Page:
Monday, April 20, 2015


Today I had lunch with an Episcopalian Priest, a Politian and a Farmer (no this is not the beginning of a very bad joke) and the topic of conversation turned to "Millennials". 

Millennials are the demographic group of young people born between the years of 1980 and 2000, give or take a year or two.  They are marrying (or not) and raising our next generation.   They are trying to pay off student loans, trying to move out of mom and dad's basement and trying to find their life's work. 

Much research and much money is being spent on figuring out exactly what makes them tick.  Everything from their work habits and work ethic, their concept of personal relationships, how they communicate, their spending habits and their religious and personal preferences is being closely studied.  THEY are the next generation to take this country into the future.  They are an interesting group to watch.  Sociologists and marketing companies love them!

Anyway, back to the lunch conversation....

Despite all the promise of a bright future these folks have due to economic and educational opportunities, equal rights, better health care, etc., all three of my table mates concurred regarding one major issue....these young adults are severely handicapped by technology. 

WHAT?  They are the techno-gurus!  They can take any gadget and make it do a multitude of tasks.  They have the world and all its information and culture and creativity at their fingertips.  Why would my friends, from very diverse backgrounds, all think this group of young people are handicapped by technology?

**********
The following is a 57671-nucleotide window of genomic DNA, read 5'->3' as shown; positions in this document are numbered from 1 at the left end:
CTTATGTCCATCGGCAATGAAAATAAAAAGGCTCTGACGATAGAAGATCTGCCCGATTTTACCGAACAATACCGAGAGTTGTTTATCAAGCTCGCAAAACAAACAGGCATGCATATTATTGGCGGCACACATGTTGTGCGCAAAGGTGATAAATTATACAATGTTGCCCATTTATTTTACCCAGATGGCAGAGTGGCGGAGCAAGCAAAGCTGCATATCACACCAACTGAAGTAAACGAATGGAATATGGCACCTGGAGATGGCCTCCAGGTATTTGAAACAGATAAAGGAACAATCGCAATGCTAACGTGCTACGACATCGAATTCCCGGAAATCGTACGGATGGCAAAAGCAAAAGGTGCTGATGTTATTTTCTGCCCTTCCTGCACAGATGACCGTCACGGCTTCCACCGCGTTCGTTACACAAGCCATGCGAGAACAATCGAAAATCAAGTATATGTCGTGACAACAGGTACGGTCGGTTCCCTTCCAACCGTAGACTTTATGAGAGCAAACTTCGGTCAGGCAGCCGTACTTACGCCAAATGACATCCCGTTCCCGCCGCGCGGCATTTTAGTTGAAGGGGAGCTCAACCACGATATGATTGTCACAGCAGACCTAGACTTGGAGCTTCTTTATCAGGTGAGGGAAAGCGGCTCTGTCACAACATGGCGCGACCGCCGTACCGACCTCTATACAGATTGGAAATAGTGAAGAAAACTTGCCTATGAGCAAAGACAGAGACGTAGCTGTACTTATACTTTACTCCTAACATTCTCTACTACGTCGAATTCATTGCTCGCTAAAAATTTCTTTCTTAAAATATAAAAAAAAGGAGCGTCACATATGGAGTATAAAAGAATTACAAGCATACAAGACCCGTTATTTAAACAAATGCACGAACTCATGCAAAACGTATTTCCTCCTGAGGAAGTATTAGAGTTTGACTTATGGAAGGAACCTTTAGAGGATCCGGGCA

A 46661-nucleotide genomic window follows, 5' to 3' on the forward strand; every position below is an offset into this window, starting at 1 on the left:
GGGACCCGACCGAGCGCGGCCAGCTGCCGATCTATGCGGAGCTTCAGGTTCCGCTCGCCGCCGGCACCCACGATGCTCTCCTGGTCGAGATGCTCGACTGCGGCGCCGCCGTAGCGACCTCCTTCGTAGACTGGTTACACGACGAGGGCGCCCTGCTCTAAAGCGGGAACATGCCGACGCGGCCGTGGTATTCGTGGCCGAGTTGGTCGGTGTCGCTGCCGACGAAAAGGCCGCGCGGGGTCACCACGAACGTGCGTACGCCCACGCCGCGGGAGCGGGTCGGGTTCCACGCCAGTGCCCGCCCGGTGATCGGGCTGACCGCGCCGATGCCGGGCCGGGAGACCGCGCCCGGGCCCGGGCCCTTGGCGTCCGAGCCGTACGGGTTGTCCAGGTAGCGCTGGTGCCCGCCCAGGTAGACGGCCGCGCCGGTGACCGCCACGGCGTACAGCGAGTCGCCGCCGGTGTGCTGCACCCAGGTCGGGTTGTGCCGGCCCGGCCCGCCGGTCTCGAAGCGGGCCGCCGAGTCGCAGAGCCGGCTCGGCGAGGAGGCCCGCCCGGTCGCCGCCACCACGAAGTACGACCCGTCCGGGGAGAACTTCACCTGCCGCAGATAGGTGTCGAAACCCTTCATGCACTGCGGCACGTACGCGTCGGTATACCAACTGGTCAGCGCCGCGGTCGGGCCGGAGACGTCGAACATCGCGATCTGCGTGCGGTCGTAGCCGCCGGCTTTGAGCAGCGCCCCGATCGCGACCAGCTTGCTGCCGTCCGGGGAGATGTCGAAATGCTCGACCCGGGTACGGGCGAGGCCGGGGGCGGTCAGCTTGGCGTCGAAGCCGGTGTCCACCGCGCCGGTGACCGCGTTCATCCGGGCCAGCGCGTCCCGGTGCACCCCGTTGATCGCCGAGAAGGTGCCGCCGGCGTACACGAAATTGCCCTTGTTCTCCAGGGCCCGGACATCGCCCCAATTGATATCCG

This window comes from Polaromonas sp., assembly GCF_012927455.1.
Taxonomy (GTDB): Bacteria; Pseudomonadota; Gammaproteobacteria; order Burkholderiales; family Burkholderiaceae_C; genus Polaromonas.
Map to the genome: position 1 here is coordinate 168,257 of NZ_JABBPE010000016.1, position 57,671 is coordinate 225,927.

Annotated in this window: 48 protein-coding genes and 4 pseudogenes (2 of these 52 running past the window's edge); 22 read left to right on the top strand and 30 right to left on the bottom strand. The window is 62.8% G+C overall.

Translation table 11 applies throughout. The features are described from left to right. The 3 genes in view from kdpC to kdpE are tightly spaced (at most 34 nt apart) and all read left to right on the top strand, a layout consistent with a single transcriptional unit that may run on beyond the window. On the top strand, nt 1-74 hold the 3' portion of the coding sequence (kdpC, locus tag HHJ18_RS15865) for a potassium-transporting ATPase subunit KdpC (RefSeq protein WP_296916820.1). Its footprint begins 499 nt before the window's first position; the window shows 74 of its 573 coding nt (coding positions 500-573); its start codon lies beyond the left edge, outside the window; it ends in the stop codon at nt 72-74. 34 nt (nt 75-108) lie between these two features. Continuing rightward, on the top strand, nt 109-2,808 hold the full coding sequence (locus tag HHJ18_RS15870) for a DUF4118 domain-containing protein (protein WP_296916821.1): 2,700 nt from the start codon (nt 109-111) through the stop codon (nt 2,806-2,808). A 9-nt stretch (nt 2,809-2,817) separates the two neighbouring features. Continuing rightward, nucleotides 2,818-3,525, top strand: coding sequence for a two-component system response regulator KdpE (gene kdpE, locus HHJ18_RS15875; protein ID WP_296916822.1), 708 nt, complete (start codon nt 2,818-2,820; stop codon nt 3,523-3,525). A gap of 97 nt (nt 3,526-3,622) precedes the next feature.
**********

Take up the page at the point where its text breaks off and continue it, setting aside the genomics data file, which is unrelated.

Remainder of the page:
My friends believe, in virtually every aspect of Millennials' lives, technology has replaced good old fashioned communication so necessary to sustaining relationships.  They sit at dinner texting each other across the table.  They text in movies, in church, in school, in the workplace and in bed. 

They don't make eye contact.  They are mesmerized by fantasy...fantasy movies and Fantasy Football.  They are captivated by video games.  They live on social media.  They have created a "reality" based on technology that is not sustainable in the true reality of a global social or economic setting.  They depend on a keyboard to convey their emotions and their ideas.  It's kind of Orwellian when you think about it. 

Those of us who are managing this group of folks in the workplace are being coached on how to adjust to their reality instead of this group being coached on how to fit into the reality of the global economy and workplace.  It is frustrating and frightening. 

To be fair, some of their characteristics are incredibly noble and altruistic....they care about the poor and the disadvantaged, they care about their personal time, they care about the environment, they care about people....they just can't communicate with them.

This column from gives a great overview of how things have changed.  If you have a millennial in your life, pass it on.  Open the dialogue.  Start a conversation.  Take the first step in drawing them back from the technology cliff.  They deserve to have a chance to experience the life we had.


  1. I know what you mean Luann... Being from the country I see the world a little differently then most "millennals". Your right tho, it will be a crutch some day. It may not last long, but some day, some time, someone will turn the switch off and they will all go nuts!

    -Brian Burnell

    Glad to see you writing LuAnn